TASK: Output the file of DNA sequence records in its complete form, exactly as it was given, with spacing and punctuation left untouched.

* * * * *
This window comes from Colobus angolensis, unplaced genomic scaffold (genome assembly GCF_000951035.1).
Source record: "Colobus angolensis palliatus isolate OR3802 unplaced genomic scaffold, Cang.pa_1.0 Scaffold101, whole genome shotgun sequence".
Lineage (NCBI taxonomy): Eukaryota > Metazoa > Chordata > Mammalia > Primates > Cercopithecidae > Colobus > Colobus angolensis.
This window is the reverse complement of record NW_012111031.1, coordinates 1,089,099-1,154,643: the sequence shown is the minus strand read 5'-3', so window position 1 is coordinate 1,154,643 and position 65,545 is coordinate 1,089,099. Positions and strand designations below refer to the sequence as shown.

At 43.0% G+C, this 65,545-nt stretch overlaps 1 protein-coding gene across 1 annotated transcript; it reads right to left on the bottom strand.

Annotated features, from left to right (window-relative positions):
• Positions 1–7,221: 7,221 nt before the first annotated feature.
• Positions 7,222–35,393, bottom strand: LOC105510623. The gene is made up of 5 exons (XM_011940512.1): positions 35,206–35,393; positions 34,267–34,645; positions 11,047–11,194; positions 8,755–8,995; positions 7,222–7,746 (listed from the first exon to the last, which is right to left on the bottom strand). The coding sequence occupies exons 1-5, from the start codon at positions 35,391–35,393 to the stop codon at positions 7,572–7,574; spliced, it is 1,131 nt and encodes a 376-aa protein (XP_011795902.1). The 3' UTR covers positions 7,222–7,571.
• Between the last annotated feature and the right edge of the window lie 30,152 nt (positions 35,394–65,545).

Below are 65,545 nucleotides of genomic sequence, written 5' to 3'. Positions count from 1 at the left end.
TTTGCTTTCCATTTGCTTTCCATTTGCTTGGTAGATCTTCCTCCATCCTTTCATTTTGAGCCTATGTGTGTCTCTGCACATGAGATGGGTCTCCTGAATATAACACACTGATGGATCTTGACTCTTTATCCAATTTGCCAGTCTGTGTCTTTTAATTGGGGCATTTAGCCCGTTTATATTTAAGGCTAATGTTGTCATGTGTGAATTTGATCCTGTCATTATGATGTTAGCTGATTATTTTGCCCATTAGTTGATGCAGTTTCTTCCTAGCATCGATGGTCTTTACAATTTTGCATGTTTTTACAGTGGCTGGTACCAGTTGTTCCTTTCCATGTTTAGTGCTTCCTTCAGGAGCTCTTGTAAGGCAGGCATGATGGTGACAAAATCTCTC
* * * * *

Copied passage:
This window comes from Colobus angolensis, unplaced genomic scaffold (genome assembly GCF_000951035.1).
Source record: "Colobus angolensis palliatus isolate OR3802 unplaced genomic scaffold, Cang.pa_1.0 Scaffold101, whole genome shotgun sequence".
Lineage (NCBI taxonomy): Eukaryota > Metazoa > Chordata > Mammalia > Primates > Cercopithecidae > Colobus > Colobus angolensis.
This window is the reverse complement of record NW_012111031.1, coordinates 1,089,099-1,154,643: the sequence shown is the minus strand read 5'-3', so window position 1 is coordinate 1,154,643 and position 65,545 is coordinate 1,089,099. Positions and strand designations below refer to the sequence as shown.

At 43.0% G+C, this 65,545-nt stretch overlaps 1 protein-coding gene across 1 annotated transcript; it reads right to left on the bottom strand.

Annotated features, from left to right (window-relative positions):
• Positions 1–7,221: 7,221 nt before the first annotated feature.
• Positions 7,222–35,393, bottom strand: LOC105510623. The gene is made up of 5 exons (XM_011940512.1): positions 35,206–35,393; positions 34,267–34,645; positions 11,047–11,194; positions 8,755–8,995; positions 7,222–7,746 (listed from the first exon to the last, which is right to left on the bottom strand). The coding sequence occupies exons 1-5, from the start codon at positions 35,391–35,393 to the stop codon at positions 7,572–7,574; spliced, it is 1,131 nt and encodes a 376-aa protein (XP_011795902.1). The 3' UTR covers positions 7,222–7,571.
• Between the last annotated feature and the right edge of the window lie 30,152 nt (positions 35,394–65,545).

Below are 65,545 nucleotides of genomic sequence, written 5' to 3'. Positions count from 1 at the left end.
TTTGCTTTCCATTTGCTTTCCATTTGCTTGGTAGATCTTCCTCCATCCTTTCATTTTGAGCCTATGTGTGTCTCTGCACATGAGATGGGTCTCCTGAATATAACACACTGATGGATCTTGACTCTTTATCCAATTTGCCAGTCTGTGTCTTTTAATTGGGGCATTTAGCCCGTTTATATTTAAGGCTAATGTTGTCATGTGTGAATTTGATCCTGTCATTATGATGTTAGCTGATTATTTTGCCCATTAGTTGATGCAGTTTCTTCCTAGCATCGATGGTCTTTACAATTTTGCATGTTTTTACAGTGGCTGGTACCAGTTGTTCCTTTCCATGTTTAGTGCTTCCTTCAGGAGCTCTTGTAAGGCAGGCATGATGGTGACAAAATCTCTC